The idea of the new Government helpline is that workers who are being mistreated or illegally underpaid can report their employer more easily, allowing the authorities to clamp down on nefarious management practices. There'll also be a high-profile publicity campaign, plus a new Fair Employment Enforcement Board of business and union representatives, tasked with co-ordinating the existing groups that enforce different bits of the current rules (like the Health and Safety Executive and HMRC).
The campaign, announced today by employment relations minister Pat McFadden, is an (admittedly rare) example of unions and businesses joining forces for the common good. Their joint report on the exploitation of vulnerable workers found that many were unaware of their rights and didn’t totally understand which public body was which (we can’t say we blame them – neither do we). Hence why McFadden has promised to spend £6m on an awareness-raising campaign, and brought in a single helpline to allow for a more co-ordinated official effort.
McFadden insists there will now be no hiding place for rogue employers: ‘There are still dark corners of the labour market where rogue employers seek to mistreat their workers and more needs to be done to safeguard people's rights. We want to prevent unscrupulous employers who undercut honest competition and prey on people who are fearful or so desperate to earn a living that they are open to exploitation,’ he said today.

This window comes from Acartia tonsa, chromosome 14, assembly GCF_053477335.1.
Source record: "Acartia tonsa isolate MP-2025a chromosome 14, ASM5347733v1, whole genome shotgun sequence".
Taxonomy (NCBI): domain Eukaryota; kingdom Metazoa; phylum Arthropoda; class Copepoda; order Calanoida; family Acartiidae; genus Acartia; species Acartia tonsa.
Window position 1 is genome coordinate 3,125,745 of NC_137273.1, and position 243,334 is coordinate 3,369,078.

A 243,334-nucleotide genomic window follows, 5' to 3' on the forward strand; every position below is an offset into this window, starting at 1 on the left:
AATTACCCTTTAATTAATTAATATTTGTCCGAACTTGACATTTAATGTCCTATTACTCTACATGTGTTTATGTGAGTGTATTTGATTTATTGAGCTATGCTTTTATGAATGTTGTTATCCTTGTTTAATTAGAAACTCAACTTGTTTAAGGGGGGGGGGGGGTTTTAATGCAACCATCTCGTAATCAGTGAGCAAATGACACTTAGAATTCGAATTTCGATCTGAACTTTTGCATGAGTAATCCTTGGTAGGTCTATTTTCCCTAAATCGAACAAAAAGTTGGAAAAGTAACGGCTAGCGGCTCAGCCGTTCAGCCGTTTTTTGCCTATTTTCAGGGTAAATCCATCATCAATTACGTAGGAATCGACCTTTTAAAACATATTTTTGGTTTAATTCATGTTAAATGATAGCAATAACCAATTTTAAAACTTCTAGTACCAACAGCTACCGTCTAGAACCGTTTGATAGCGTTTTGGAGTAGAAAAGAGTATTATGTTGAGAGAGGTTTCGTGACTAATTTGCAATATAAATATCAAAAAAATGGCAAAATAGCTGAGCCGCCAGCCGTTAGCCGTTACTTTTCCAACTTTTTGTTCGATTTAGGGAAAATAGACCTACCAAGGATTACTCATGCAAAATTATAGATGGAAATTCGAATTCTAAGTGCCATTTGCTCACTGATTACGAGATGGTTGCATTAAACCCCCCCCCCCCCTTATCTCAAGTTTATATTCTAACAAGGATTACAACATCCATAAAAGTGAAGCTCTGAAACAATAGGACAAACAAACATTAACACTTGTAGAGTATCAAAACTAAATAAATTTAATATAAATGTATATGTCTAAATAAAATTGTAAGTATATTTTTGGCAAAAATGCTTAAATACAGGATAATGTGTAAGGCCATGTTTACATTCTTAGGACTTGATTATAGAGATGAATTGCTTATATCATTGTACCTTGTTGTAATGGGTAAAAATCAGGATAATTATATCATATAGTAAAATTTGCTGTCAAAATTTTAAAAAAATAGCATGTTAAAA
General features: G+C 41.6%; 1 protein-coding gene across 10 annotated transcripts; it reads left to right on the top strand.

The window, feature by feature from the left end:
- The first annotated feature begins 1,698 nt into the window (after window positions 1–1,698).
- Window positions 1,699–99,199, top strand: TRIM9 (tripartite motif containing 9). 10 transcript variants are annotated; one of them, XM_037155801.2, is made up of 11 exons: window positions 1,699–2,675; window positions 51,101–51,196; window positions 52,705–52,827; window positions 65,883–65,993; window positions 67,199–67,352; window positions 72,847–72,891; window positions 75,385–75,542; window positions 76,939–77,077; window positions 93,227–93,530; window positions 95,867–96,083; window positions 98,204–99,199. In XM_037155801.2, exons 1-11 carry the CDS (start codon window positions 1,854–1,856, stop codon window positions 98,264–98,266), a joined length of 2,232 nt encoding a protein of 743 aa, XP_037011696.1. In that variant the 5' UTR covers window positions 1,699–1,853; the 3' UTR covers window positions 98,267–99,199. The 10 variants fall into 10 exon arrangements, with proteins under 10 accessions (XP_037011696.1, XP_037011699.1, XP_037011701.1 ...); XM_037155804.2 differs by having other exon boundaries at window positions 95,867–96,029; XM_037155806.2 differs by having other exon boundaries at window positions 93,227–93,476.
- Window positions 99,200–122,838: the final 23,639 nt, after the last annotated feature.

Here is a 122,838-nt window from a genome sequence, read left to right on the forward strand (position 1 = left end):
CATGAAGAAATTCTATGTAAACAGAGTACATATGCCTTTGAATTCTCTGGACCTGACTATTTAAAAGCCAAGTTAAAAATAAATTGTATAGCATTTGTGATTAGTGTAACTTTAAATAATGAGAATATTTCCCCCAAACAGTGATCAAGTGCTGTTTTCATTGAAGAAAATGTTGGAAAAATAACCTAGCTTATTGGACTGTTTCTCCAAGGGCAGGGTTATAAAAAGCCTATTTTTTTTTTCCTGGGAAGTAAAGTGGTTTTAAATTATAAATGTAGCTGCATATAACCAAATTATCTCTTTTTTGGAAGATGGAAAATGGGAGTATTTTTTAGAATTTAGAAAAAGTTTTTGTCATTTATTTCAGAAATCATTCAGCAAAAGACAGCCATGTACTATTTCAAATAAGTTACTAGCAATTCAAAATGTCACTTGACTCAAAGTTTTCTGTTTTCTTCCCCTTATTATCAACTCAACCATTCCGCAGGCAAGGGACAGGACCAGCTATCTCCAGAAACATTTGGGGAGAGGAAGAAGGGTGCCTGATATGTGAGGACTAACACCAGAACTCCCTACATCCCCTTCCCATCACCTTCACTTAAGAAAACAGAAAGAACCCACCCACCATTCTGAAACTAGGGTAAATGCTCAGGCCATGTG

However, the government has resisted union pressure to extend the remit of the current laws. The Gangmaster Licensing Act, which was introduced back in 2004 in the wake of the Morecambe Bay cockle-pickers disaster, only covers the agricultural and food-processing industries – but the TUC argued that workers in the construction, healthcare and hospitality sectors (which are often low-paid and staffed with vulnerable immigrant workers) were equally at risk. ‘The GLA is cleaning up the agriculture and food sectors it covers, and good employers in those sectors have welcomed the assurance that they will not be undercut by the rogue agencies and gangmasters,’ said general secretary Brendan Barber today (although he did welcome the report more generally).
Although the idea of another government body to manage a bunch of other government bodies (a super-quango, if you like) might fill you with horror, the move should increase the pressure on rogue bosses – and that has to be a good thing. After all, agencies that operate like this give everyone else in the sector a bad name...
In today's bulletin:
Taxpayers tapped again as Rock keeps sinking
Hotline for exploited employees
Ryanair spat adds to BAA woes
Captaincy a tough nut to crack for KP
Millionaire shoplifter takes businesses for a ride